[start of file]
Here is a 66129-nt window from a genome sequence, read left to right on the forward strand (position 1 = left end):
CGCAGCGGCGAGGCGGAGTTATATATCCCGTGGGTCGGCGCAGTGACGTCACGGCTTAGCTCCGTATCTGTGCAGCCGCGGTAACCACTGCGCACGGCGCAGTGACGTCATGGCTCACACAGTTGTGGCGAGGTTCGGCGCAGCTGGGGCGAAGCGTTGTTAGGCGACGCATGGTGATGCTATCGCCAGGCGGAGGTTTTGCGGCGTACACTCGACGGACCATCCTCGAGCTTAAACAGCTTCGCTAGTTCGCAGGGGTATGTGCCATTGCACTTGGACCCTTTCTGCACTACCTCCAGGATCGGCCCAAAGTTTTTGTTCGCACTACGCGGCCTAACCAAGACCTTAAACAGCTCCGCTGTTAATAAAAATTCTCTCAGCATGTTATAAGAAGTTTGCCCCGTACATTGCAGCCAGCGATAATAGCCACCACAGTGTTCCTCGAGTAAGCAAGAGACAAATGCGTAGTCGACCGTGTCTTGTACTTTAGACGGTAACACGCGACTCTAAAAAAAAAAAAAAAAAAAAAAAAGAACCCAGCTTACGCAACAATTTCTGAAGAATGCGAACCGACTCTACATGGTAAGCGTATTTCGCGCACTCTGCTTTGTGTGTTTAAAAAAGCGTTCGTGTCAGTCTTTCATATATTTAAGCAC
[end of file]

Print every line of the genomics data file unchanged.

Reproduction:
Here is a 66129-nt window from a genome sequence, read left to right on the forward strand (position 1 = left end):
CGCAGCGGCGAGGCGGAGTTATATATCCCGTGGGTCGGCGCAGTGACGTCACGGCTTAGCTCCGTATCTGTGCAGCCGCGGTAACCACTGCGCACGGCGCAGTGACGTCATGGCTCACACAGTTGTGGCGAGGTTCGGCGCAGCTGGGGCGAAGCGTTGTTAGGCGACGCATGGTGATGCTATCGCCAGGCGGAGGTTTTGCGGCGTACACTCGACGGACCATCCTCGAGCTTAAACAGCTTCGCTAGTTCGCAGGGGTATGTGCCATTGCACTTGGACCCTTTCTGCACTACCTCCAGGATCGGCCCAAAGTTTTTGTTCGCACTACGCGGCCTAACCAAGACCTTAAACAGCTCCGCTGTTAATAAAAATTCTCTCAGCATGTTATAAGAAGTTTGCCCCGTACATTGCAGCCAGCGATAATAGCCACCACAGTGTTCCTCGAGTAAGCAAGAGACAAATGCGTAGTCGACCGTGTCTTGTACTTTAGACGGTAACACGCGACTCTAAAAAAAAAAAAAAAAAAAAAAAAGAACCCAGCTTACGCAACAATTTCTGAAGAATGCGAACCGACTCTACATGGTAAGCGTATTTCGCGCACTCTGCTTTGTGTGTTTAAAAAAGCGTTCGTGTCAGTCTTTCATATATTTAAGCAC